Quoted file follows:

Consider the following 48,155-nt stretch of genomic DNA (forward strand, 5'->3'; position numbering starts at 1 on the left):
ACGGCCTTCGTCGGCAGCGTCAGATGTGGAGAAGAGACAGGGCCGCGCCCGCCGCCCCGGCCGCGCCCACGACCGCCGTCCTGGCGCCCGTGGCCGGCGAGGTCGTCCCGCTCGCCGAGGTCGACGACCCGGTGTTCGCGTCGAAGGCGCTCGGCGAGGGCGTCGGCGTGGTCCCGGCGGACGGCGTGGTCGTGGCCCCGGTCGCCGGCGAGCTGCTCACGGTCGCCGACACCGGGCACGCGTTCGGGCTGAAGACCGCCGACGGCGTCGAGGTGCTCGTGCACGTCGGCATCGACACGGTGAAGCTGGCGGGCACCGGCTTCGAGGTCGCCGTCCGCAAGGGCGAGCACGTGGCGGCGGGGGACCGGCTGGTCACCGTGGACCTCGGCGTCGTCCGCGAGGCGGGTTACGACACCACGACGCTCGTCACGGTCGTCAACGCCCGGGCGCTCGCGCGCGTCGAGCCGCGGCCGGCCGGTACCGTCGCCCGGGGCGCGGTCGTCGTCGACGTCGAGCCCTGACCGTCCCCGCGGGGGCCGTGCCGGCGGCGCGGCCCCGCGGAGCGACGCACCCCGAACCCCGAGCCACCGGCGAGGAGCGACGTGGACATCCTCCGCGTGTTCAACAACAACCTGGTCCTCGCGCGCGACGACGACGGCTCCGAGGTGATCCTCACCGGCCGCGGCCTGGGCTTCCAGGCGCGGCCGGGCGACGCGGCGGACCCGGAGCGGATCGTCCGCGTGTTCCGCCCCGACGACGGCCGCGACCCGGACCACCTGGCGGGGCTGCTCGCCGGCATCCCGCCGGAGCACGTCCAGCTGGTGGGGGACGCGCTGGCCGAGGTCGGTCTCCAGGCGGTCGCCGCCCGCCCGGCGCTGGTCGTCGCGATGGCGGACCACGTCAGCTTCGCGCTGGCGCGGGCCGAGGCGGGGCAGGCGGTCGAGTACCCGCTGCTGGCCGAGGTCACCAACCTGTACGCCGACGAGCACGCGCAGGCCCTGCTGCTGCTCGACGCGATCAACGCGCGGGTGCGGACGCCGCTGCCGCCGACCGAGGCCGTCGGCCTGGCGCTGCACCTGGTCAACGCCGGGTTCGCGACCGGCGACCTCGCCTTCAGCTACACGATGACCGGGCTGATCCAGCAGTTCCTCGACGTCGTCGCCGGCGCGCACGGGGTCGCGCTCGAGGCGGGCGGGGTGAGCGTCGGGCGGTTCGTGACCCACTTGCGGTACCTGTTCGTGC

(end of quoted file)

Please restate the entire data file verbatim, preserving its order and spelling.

Consider the following 48,155-nt stretch of genomic DNA (forward strand, 5'->3'; position numbering starts at 1 on the left):
ACGGCCTTCGTCGGCAGCGTCAGATGTGGAGAAGAGACAGGGCCGCGCCCGCCGCCCCGGCCGCGCCCACGACCGCCGTCCTGGCGCCCGTGGCCGGCGAGGTCGTCCCGCTCGCCGAGGTCGACGACCCGGTGTTCGCGTCGAAGGCGCTCGGCGAGGGCGTCGGCGTGGTCCCGGCGGACGGCGTGGTCGTGGCCCCGGTCGCCGGCGAGCTGCTCACGGTCGCCGACACCGGGCACGCGTTCGGGCTGAAGACCGCCGACGGCGTCGAGGTGCTCGTGCACGTCGGCATCGACACGGTGAAGCTGGCGGGCACCGGCTTCGAGGTCGCCGTCCGCAAGGGCGAGCACGTGGCGGCGGGGGACCGGCTGGTCACCGTGGACCTCGGCGTCGTCCGCGAGGCGGGTTACGACACCACGACGCTCGTCACGGTCGTCAACGCCCGGGCGCTCGCGCGCGTCGAGCCGCGGCCGGCCGGTACCGTCGCCCGGGGCGCGGTCGTCGTCGACGTCGAGCCCTGACCGTCCCCGCGGGGGCCGTGCCGGCGGCGCGGCCCCGCGGAGCGACGCACCCCGAACCCCGAGCCACCGGCGAGGAGCGACGTGGACATCCTCCGCGTGTTCAACAACAACCTGGTCCTCGCGCGCGACGACGACGGCTCCGAGGTGATCCTCACCGGCCGCGGCCTGGGCTTCCAGGCGCGGCCGGGCGACGCGGCGGACCCGGAGCGGATCGTCCGCGTGTTCCGCCCCGACGACGGCCGCGACCCGGACCACCTGGCGGGGCTGCTCGCCGGCATCCCGCCGGAGCACGTCCAGCTGGTGGGGGACGCGCTGGCCGAGGTCGGTCTCCAGGCGGTCGCCGCCCGCCCGGCGCTGGTCGTCGCGATGGCGGACCACGTCAGCTTCGCGCTGGCGCGGGCCGAGGCGGGGCAGGCGGTCGAGTACCCGCTGCTGGCCGAGGTCACCAACCTGTACGCCGACGAGCACGCGCAGGCCCTGCTGCTGCTCGACGCGATCAACGCGCGGGTGCGGACGCCGCTGCCGCCGACCGAGGCCGTCGGCCTGGCGCTGCACCTGGTCAACGCCGGGTTCGCGACCGGCGACCTCGCCTTCAGCTACACGATGACCGGGCTGATCCAGCAGTTCCTCGACGTCGTCGCCGGCGCGCACGGGGTCGCGCTCGAGGCGGGCGGGGTGAGCGTCGGGCGGTTCGTGACCCACTTGCGGTACCTGTTCGTGC